It does this by balancing the neurotransmitters. In the brain, we have excitatory neurotransmitters – which might result in symptoms of panic – and inhibitory neurotransmitters which promote relaxation, and getting those in balance is absolutely crucial.
What are the most common myths you’ve come across surrounding medical cannabis and mental health or in particular THC and mental health?
Dr Singh: One of the main myths is that people will become addicted and dependent on it. Street cannabis containing high levels of THC has caused problems in the past for people, that’s very true – and there is some evidence to suggest that it can increase the risk of psychosis – but when you look at the evidence, dependency is far lower compared to say alcohol, cocaine or smoking. Even recreationally, cannabis has around a nine per cent dependency rate compared to alcohol and cocaine (20 per cent) and tobacco (60 per cent).
There needs to be more balance in the narrative, certainly in medical training. We need to keep informing colleagues that this is a medicine and can be life-changing for individuals with serious chronic mental and physical problems.
How do you deal with stigma amongst colleagues when they learn that you prescribe medical cannabis?
Dr Singh: I always have a spectrum of responses from colleagues when I start to mention this from the downright ‘what on earth you’re talking about, are you okay?’, to more of a curiosity, and a bit more interest in wanting to see more. Colleagues already have a series of barriers that they’ve been conditioned with and we need to tackle those. That comes with building the evidence base and sharing case studies, as well as the patient voice, which is extremely powerful. We need really strong advocates who can communicate the benefits that this medicine has.
I have had some challenges to the point of things being taken to a higher level because of concerns, but ultimately for me, I believe in it and it’s about the patients benefiting from this.
How should a patient go about talking to their NHS consultants and convincing them that they can be on a cannabis-based product and start counselling or take it alongside other medications?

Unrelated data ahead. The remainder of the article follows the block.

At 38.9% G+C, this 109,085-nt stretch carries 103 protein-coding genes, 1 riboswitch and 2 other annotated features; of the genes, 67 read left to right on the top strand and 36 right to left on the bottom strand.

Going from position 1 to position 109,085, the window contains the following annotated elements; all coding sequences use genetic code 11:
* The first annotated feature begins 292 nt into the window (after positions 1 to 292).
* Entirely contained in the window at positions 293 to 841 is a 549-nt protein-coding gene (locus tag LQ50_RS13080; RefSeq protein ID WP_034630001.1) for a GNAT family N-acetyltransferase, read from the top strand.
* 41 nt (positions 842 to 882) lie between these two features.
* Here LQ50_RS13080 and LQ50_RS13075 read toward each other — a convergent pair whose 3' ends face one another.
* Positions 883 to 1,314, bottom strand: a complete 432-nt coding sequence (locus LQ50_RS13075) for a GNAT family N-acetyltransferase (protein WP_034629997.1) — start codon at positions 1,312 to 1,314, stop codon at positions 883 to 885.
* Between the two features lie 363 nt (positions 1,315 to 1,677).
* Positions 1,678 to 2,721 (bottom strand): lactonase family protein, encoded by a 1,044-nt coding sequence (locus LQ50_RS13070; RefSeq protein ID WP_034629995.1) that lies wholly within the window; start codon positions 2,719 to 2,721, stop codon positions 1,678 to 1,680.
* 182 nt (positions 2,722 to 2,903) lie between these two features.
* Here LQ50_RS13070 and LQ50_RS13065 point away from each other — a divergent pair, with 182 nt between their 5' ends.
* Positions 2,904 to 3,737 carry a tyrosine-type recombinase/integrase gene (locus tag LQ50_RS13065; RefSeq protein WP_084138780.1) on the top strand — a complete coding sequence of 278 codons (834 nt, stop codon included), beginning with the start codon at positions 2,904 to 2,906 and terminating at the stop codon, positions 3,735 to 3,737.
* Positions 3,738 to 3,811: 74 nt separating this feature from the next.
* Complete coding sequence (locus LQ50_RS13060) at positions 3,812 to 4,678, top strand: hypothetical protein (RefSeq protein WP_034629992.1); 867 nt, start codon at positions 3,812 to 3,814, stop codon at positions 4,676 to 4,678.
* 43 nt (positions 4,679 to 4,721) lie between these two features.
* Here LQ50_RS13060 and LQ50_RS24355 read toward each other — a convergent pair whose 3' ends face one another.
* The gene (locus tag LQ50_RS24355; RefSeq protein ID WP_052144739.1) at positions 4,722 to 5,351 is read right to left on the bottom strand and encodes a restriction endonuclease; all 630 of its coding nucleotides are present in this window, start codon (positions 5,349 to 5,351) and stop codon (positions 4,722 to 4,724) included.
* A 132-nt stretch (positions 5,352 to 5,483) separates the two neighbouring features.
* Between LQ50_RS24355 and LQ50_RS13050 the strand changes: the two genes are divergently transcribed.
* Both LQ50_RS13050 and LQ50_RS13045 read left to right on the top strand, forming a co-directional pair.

Dr Singh: Communication is really important. I know it’s difficult for patients to have that conversation with an NHS doctor, but it’s very important that the medical cannabis prescriber has that communication bridge with any other prescribing doctors.
As far as I’m aware, there’s no evidence to suggest any absolute contraindications between certain psychiatric medicines and medical cannabis prescriptions, and actually, some people prefer to have some additional medicine as well.
I have spoken to NHS consultants and discussed treatment options and by-and-large they’re receptive. It’s almost like they are keen to explore, but they themselves are not willing to take the next step.
Does a patient need to have exhausted all other treatments for medical cannabis to be prescribed?
Dr Singh: The patient must have had two licenced treatments before medical cannabis is considered. That doesn’t necessarily mean that that individual has to have taken an oral medication, it could be cognitive behavioural therapy (CBT) or any specific psychotherapies that that person has gone through.
Sometimes patients have hesitancy around the side effects of conventional medicines because maybe a relative or friend or something has experienced that. We always have to consider things on a case by case basis.
To find out more about medical cannabis treatment visit www.themedicalcannabisclinics.com
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The Medical Cannabis Clinics (TMCC) is the UK’s top medical cannabis clinic treating pain, psychiatric and neurological conditions. These include chronic pain, PTSD, anxiety and epilepsy.
To book an online consultation with one of our specialist doctors visit www.themedicalcannabisclinics.com